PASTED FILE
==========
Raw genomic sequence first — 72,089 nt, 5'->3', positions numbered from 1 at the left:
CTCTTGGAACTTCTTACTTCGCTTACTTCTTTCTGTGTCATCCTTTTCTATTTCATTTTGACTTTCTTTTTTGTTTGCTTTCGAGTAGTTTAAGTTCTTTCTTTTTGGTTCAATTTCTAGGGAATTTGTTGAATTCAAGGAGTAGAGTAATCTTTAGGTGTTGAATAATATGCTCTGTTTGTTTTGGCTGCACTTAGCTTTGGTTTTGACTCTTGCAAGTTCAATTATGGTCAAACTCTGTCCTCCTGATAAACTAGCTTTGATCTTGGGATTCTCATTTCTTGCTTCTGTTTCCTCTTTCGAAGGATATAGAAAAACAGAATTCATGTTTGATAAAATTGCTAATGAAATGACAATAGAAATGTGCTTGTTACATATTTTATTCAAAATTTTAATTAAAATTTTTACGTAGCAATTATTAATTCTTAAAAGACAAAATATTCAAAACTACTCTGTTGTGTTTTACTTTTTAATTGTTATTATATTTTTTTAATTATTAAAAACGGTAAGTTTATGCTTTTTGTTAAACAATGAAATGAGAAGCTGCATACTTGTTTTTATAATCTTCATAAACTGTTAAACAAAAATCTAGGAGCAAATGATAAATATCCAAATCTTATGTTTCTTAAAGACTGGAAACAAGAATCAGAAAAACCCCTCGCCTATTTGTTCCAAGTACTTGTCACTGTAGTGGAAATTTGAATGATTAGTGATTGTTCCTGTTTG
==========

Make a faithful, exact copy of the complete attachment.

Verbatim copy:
Raw genomic sequence first — 72,089 nt, 5'->3', positions numbered from 1 at the left:
CTCTTGGAACTTCTTACTTCGCTTACTTCTTTCTGTGTCATCCTTTTCTATTTCATTTTGACTTTCTTTTTTGTTTGCTTTCGAGTAGTTTAAGTTCTTTCTTTTTGGTTCAATTTCTAGGGAATTTGTTGAATTCAAGGAGTAGAGTAATCTTTAGGTGTTGAATAATATGCTCTGTTTGTTTTGGCTGCACTTAGCTTTGGTTTTGACTCTTGCAAGTTCAATTATGGTCAAACTCTGTCCTCCTGATAAACTAGCTTTGATCTTGGGATTCTCATTTCTTGCTTCTGTTTCCTCTTTCGAAGGATATAGAAAAACAGAATTCATGTTTGATAAAATTGCTAATGAAATGACAATAGAAATGTGCTTGTTACATATTTTATTCAAAATTTTAATTAAAATTTTTACGTAGCAATTATTAATTCTTAAAAGACAAAATATTCAAAACTACTCTGTTGTGTTTTACTTTTTAATTGTTATTATATTTTTTTAATTATTAAAAACGGTAAGTTTATGCTTTTTGTTAAACAATGAAATGAGAAGCTGCATACTTGTTTTTATAATCTTCATAAACTGTTAAACAAAAATCTAGGAGCAAATGATAAATATCCAAATCTTATGTTTCTTAAAGACTGGAAACAAGAATCAGAAAAACCCCTCGCCTATTTGTTCCAAGTACTTGTCACTGTAGTGGAAATTTGAATGATTAGTGATTGTTCCTGTTTG